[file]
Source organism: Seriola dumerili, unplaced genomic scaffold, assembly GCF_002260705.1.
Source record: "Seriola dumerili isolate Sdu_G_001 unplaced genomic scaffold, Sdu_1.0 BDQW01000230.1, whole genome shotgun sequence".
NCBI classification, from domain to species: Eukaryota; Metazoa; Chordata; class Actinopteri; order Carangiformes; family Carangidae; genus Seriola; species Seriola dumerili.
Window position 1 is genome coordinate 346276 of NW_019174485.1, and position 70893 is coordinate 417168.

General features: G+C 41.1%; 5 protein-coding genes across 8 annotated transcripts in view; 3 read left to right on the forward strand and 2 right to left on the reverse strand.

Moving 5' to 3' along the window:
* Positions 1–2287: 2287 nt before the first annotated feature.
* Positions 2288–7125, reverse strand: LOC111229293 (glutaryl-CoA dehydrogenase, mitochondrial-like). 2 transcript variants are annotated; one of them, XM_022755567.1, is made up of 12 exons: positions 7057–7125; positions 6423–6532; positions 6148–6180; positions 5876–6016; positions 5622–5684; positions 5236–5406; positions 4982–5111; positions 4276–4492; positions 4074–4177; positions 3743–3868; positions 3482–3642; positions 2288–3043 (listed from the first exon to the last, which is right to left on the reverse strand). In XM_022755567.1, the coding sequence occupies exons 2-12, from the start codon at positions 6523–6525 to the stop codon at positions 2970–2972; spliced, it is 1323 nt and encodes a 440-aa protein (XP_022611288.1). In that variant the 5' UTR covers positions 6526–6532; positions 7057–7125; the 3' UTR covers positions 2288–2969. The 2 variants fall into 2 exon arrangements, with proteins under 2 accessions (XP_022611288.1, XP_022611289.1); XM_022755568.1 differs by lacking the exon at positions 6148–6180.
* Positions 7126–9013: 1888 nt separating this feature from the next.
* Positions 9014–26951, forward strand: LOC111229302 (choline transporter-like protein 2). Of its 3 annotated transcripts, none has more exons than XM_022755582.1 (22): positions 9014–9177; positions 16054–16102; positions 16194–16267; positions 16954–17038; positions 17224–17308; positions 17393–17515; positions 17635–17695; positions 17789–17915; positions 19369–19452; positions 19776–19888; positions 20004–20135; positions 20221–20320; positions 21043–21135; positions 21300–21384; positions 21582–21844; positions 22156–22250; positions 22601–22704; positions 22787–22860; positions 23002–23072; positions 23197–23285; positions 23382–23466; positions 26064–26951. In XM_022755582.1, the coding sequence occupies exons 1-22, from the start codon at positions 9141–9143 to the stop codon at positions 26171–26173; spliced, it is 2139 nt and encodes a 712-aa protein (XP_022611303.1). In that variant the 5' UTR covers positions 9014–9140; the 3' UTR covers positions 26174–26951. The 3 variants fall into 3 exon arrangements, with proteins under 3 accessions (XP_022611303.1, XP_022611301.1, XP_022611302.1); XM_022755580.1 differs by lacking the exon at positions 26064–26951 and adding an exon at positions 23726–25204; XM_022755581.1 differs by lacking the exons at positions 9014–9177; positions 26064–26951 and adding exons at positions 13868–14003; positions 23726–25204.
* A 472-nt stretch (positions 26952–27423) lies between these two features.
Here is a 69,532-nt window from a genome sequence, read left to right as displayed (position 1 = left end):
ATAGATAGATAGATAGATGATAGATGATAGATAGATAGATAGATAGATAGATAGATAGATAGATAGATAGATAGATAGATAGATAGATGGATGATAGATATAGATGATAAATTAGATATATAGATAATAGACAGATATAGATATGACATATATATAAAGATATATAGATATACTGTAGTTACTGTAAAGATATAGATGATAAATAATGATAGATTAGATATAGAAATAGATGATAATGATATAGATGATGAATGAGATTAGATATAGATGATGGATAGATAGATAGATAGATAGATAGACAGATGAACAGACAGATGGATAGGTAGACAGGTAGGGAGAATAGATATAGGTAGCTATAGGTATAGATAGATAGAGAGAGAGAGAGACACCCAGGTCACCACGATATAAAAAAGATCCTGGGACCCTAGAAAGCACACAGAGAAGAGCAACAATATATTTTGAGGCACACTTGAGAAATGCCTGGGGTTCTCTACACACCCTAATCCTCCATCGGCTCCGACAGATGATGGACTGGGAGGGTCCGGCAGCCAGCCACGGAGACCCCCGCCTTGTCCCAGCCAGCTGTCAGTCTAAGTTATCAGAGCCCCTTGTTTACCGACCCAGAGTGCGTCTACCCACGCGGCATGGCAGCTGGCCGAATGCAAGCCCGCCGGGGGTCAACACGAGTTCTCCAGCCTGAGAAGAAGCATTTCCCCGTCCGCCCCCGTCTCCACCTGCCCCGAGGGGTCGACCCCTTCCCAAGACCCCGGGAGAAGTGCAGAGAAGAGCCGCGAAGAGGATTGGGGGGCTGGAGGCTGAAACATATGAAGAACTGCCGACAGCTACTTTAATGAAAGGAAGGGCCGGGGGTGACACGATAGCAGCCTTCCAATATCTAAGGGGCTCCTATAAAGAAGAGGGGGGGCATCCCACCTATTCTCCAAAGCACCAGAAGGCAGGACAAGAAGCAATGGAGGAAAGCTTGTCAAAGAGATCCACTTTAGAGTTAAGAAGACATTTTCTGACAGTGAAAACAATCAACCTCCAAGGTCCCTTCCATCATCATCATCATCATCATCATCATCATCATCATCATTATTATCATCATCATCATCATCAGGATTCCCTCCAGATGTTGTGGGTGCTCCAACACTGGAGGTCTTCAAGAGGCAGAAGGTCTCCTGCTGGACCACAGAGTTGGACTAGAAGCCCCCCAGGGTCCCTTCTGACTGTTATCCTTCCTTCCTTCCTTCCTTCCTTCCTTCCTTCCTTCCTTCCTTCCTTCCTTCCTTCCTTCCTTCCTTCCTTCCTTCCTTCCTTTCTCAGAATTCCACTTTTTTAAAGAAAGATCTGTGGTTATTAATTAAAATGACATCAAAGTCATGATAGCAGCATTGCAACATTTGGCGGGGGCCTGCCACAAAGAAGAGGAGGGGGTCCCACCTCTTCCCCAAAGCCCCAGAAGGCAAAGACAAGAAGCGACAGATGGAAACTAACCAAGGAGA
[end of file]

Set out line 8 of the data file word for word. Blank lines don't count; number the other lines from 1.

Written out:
* Positions 2288–7125, reverse strand: LOC111229293 (glutaryl-CoA dehydrogenase, mitochondrial-like). 2 transcript variants are annotated; one of them, XM_022755567.1, is made up of 12 exons: positions 7057–7125; positions 6423–6532; positions 6148–6180; positions 5876–6016; positions 5622–5684; positions 5236–5406; positions 4982–5111; positions 4276–4492; positions 4074–4177; positions 3743–3868; positions 3482–3642; positions 2288–3043 (listed from the first exon to the last, which is right to left on the reverse strand). In XM_022755567.1, the coding sequence occupies exons 2-12, from the start codon at positions 6523–6525 to the stop codon at positions 2970–2972; spliced, it is 1323 nt and encodes a 440-aa protein (XP_022611288.1). In that variant the 5' UTR covers positions 6526–6532; positions 7057–7125; the 3' UTR covers positions 2288–2969. The 2 variants fall into 2 exon arrangements, with proteins under 2 accessions (XP_022611288.1, XP_022611289.1); XM_022755568.1 differs by lacking the exon at positions 6148–6180.